Coronavirus: People can become immune if they get it, but how long for?

Contracting the coronavirus COVID-19 could make you immune to it but it may not be forever.

It has been assumed there's no threat of getting coronavirus a second time due to a person's body producing antibodies to fight off the infection and building a natural immunity.

While it appears to be true in the majority of cases, some reports around the world suggest otherwise.

Speaking to The New York Times, microbiologist Florian Krammer said if someone did contract COVID-19 for a second time, the symptoms would likely be milder.

On Thursday, Reuters reported about a new blood test offering the chance to find out who may have immunity. The test is said to be a potential game-changer in the battle to contain infections.

Krammer has described the test as a "super nice tool". He told The NYT it should bring "basically, a yes or no answer, like an HIV test - you can figure out who was exposed and who wasn't".

Months of immunity

On Monday (local time), Dr Deborah Birx, a member of the White House coronavirus task force, said simple, finger-prick antibody tests could play an important role in the fight against COVID-19.

"Some are developed now. We are looking at the ones in Singapore," Dr Birx told reporters on Monday. "We are very quality-oriented. We don’t want false positives."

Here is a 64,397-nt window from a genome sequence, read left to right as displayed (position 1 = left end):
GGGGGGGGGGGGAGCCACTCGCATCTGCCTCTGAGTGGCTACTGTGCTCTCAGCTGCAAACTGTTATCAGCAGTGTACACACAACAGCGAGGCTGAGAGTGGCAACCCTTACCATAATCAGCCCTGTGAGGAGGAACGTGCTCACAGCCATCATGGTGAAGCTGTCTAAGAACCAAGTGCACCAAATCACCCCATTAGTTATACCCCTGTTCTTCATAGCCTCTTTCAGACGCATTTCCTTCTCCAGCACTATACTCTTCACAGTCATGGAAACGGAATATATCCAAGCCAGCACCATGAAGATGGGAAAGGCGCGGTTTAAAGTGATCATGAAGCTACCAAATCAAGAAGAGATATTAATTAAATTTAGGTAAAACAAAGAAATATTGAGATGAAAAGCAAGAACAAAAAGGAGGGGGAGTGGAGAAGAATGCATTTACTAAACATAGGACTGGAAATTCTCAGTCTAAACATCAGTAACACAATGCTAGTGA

The Straits Times reported that researchers at the Duke-National University of Singapore Medical School said they quickly developed one antibody test that had about 90 percent accuracy and later introduced a more sophisticated version that was more reliable.

Infectious disease experts say immunity against COVID-19 may last for several months and perhaps a year or more based on their studies of other coronaviruses, including Severe Acute Respiratory Syndrome (SARS), which emerged in 2003.

However, they caution that there is no way to know precisely how long immunity would last with COVID-19, and it may vary from person to person.

"You are likely to have immunity for several months," said Dr Stanley Perlman, a professor of microbiology and immunology at the University of Iowa.

"We just don’t know. This is an incredibly important question."

Dr Perlman said many of the new antibody tests coming on the market now may be highly effective, but researchers want to see data to back that up.

"You want them to be sensitive enough to detect everyone who has had the infection," he said. 

Reuters / Newshub.

Contact Newshub with your story tips:
news@newshub.co.nz